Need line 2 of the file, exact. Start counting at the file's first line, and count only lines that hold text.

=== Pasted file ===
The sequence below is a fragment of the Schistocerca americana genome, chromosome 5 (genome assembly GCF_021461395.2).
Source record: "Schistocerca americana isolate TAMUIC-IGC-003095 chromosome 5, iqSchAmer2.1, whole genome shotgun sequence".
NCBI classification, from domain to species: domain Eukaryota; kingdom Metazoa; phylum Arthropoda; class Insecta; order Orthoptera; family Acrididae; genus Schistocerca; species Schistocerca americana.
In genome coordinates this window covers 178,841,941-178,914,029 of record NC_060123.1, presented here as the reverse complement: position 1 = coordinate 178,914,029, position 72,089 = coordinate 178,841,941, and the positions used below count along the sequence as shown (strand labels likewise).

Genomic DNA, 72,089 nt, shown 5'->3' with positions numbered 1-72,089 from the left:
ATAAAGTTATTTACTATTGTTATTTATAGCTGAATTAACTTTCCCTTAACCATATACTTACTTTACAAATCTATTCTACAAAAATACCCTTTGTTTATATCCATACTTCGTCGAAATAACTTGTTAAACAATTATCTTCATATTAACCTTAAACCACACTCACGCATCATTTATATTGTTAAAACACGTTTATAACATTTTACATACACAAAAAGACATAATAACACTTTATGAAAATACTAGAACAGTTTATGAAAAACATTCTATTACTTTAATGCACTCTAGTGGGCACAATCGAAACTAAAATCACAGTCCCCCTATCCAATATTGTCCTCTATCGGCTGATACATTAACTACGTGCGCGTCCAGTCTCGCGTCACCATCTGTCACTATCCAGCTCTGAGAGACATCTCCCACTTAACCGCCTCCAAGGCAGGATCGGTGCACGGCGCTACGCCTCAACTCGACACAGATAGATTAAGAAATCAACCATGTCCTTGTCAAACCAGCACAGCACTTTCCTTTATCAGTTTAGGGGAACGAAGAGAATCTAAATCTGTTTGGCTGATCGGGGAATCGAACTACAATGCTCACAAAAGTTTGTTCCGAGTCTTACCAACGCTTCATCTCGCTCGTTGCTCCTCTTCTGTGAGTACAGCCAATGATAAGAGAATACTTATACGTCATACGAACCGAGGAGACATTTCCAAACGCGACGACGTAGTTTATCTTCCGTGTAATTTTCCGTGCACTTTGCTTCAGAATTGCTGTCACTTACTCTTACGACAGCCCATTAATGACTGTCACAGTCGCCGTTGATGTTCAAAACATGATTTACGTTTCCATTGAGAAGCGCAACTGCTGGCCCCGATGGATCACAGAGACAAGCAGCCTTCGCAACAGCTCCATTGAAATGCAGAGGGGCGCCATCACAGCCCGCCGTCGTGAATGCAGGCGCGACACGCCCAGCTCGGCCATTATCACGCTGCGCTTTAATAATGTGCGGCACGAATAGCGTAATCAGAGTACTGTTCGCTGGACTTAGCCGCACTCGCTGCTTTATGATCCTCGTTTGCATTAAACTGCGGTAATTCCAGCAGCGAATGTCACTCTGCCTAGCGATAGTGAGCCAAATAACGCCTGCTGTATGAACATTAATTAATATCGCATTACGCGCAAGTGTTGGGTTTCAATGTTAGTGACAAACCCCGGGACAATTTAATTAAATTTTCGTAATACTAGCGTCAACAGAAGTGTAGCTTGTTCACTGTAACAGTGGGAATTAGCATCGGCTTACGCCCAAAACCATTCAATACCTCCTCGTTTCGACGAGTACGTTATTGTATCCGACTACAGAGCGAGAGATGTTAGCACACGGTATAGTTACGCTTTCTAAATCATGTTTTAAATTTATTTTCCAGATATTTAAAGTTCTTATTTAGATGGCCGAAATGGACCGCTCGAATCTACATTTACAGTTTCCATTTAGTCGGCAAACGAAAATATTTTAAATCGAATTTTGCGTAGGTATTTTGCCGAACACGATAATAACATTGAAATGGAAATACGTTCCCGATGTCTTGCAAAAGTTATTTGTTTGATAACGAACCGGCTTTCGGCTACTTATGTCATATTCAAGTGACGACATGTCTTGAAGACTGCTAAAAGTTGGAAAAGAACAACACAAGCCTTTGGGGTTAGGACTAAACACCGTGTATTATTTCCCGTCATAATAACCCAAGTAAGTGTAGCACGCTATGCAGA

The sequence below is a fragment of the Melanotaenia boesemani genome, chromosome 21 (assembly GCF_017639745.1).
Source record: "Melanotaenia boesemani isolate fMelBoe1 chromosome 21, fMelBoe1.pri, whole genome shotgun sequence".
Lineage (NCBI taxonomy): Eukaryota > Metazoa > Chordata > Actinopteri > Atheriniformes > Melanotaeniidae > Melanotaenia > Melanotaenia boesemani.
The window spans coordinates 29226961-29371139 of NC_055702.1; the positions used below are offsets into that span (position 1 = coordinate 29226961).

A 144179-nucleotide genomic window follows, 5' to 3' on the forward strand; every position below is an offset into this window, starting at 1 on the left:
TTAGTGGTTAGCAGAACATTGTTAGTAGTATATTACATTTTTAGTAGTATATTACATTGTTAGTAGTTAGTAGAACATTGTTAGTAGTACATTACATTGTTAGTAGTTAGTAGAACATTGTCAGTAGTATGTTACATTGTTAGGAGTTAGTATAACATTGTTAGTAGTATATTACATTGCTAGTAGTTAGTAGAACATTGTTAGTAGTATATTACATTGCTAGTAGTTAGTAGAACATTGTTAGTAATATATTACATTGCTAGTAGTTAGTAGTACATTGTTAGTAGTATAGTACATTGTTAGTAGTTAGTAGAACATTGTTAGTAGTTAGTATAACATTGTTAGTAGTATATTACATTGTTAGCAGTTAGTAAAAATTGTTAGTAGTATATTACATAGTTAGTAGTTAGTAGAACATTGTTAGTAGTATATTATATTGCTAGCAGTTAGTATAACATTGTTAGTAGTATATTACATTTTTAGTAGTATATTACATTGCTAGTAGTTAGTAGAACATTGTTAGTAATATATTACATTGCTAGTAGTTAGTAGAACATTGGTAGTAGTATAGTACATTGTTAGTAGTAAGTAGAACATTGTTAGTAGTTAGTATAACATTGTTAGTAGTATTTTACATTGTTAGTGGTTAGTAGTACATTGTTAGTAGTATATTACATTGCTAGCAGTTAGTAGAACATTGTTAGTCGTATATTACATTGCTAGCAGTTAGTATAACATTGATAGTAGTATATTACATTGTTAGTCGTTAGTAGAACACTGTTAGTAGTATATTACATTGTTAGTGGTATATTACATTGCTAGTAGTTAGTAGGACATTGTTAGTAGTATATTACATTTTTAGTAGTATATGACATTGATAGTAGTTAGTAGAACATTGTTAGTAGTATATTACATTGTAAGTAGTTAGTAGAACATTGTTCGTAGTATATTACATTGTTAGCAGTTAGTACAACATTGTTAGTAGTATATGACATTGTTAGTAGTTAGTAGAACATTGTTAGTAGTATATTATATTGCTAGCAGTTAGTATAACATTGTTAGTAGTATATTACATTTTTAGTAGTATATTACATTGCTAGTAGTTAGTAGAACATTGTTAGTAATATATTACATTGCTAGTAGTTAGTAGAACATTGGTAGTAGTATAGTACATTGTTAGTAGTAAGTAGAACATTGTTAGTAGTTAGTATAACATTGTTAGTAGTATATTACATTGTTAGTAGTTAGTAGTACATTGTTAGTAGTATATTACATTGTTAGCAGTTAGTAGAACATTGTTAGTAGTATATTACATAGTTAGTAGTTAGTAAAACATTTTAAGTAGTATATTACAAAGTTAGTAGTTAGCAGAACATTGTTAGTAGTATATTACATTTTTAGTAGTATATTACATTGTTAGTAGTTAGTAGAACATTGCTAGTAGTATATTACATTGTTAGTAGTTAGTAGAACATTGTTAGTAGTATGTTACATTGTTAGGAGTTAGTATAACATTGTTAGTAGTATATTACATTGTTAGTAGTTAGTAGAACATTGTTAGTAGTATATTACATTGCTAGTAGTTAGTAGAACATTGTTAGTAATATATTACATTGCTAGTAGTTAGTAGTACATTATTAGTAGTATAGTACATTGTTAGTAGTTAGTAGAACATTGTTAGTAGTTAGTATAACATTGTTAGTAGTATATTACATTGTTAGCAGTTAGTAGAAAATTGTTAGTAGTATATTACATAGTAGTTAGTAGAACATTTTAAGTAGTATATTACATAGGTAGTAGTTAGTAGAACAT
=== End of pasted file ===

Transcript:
Source record: "Schistocerca americana isolate TAMUIC-IGC-003095 chromosome 5, iqSchAmer2.1, whole genome shotgun sequence".